# How do you use the product to sum formulas to write cos(theta-pi)sin(theta+pi) as a sum or difference?

Jan 6, 2017

$\cos \left(\theta - \pi\right) \sin \left(\theta + \pi\right) = \frac{1}{2} \sin 2 \theta - 0 = \sin \theta \cos \theta$

#### Explanation:

We can use here the product formula

$\cos A \sin B = \frac{1}{2} \left[\sin \left(A + B\right) - \sin \left(A - B\right)\right]$

Hence $\cos \left(\theta - \pi\right) \sin \left(\theta + \pi\right)$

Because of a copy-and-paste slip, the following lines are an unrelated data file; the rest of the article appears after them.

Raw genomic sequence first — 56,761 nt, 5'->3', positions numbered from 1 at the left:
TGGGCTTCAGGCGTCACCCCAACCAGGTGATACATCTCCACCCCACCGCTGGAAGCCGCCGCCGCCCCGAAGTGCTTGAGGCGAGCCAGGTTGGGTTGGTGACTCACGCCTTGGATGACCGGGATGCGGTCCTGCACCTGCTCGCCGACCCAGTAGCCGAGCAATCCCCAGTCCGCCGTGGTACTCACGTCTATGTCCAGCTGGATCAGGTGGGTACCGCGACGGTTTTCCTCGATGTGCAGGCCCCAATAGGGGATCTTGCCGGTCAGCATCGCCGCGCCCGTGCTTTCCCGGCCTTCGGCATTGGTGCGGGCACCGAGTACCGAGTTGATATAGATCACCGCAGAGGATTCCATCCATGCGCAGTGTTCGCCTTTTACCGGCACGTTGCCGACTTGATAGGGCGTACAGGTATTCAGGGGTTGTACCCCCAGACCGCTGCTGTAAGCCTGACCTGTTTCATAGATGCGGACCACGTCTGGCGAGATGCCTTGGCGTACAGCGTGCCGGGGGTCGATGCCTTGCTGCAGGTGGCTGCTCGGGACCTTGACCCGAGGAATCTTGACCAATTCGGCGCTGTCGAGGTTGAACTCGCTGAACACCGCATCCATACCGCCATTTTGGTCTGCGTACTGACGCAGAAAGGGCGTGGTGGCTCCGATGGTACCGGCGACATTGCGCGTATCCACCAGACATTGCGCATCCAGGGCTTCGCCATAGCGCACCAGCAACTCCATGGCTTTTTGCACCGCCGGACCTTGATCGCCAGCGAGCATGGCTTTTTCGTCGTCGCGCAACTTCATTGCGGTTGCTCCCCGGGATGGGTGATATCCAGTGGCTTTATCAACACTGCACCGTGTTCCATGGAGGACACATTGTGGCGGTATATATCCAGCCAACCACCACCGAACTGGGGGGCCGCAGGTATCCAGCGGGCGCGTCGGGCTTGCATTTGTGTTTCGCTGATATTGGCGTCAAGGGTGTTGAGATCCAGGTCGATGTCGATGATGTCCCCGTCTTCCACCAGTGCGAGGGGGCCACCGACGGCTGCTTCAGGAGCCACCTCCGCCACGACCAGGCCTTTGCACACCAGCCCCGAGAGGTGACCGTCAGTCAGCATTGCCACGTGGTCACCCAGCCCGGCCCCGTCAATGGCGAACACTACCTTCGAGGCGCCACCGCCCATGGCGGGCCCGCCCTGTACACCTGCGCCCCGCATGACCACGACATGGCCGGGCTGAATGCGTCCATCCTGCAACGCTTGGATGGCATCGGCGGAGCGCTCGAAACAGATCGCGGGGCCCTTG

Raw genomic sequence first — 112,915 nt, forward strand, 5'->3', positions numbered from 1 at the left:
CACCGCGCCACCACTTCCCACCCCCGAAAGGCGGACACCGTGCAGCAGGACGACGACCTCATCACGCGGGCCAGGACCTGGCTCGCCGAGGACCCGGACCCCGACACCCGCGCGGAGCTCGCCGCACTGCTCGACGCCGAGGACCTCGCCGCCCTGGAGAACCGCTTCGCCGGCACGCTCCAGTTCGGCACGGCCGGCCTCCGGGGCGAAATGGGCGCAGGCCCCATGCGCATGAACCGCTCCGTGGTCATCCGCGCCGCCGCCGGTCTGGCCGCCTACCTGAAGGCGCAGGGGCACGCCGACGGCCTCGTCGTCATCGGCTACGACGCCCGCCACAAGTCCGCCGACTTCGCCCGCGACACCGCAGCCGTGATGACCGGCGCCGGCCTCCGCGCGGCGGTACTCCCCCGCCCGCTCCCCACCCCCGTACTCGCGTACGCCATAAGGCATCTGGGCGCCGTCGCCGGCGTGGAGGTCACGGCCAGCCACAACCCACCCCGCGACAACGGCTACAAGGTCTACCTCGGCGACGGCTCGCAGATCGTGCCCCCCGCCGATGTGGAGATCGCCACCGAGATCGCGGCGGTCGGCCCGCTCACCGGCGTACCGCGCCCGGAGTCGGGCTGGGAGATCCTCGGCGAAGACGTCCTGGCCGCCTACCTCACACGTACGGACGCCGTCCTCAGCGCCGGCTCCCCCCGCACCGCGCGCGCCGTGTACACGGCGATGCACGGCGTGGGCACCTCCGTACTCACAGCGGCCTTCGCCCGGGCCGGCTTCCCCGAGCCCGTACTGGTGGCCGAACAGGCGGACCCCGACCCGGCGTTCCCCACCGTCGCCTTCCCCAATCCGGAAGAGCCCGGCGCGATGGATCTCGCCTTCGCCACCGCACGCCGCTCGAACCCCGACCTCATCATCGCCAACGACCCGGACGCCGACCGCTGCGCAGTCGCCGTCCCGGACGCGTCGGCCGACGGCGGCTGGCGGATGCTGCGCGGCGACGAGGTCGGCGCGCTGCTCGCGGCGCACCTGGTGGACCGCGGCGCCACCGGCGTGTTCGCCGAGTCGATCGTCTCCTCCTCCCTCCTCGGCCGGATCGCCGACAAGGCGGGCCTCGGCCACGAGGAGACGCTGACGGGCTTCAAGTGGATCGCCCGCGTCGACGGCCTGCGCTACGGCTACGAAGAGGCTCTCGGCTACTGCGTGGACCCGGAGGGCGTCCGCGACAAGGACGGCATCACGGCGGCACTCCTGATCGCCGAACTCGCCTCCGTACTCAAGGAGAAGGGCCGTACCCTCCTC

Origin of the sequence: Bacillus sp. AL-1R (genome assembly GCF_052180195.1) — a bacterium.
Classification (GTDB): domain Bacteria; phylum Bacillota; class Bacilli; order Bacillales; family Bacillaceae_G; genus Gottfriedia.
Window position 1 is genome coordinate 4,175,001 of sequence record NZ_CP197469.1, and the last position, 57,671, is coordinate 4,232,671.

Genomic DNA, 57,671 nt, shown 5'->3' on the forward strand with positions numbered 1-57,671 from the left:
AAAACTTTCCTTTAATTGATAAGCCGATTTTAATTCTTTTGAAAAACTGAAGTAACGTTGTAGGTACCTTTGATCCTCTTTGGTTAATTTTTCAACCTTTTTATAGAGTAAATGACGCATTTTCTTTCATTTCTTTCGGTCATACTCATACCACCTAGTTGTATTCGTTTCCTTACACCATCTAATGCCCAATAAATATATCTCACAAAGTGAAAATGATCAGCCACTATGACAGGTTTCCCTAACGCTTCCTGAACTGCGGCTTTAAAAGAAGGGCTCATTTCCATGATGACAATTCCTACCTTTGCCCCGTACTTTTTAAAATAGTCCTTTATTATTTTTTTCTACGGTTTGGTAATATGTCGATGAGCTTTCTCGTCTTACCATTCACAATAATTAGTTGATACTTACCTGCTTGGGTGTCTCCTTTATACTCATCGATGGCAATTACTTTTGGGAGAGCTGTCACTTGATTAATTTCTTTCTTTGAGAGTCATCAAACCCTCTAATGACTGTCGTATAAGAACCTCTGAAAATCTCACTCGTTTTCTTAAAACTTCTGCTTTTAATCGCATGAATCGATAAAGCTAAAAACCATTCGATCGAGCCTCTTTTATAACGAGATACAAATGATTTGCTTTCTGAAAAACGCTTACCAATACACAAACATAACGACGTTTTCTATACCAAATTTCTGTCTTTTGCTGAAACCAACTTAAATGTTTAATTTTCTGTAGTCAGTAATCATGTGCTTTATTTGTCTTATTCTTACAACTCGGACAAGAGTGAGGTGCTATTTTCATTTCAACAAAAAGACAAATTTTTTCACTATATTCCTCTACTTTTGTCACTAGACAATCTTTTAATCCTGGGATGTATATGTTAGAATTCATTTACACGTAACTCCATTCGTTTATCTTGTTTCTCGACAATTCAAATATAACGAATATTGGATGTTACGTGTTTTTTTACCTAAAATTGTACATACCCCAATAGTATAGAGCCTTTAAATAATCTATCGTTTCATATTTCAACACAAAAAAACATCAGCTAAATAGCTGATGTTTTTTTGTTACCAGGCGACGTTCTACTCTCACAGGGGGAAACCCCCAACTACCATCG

= $\frac{1}{2} \left[\sin \left(\left(\theta - \pi\right) + \left(\theta + \pi\right)\right) - \sin \left(\left(\theta - \pi\right) - \left(\theta + \pi\right)\right)\right]$

= $\frac{1}{2} \left[\sin \left(\theta - \pi + \theta + \pi\right) - \sin \left(\theta - \pi - \theta - \pi\right)\right]$

= 1/2sin2theta-sin(-2pi)] $-$ $\textcolor{red}{b u t}$ $\textcolor{red}{a s}$ $\sin \left(- 2 \pi\right) = 0$

= $\frac{1}{2} \sin 2 \theta - 0$

Here, we have written as a difference, but latter component is zero

and can be simplified further as

$\frac{1}{2} \sin 2 \theta = \frac{1}{2} \times 2 \sin \theta \cos \theta = \sin \theta \cos \theta$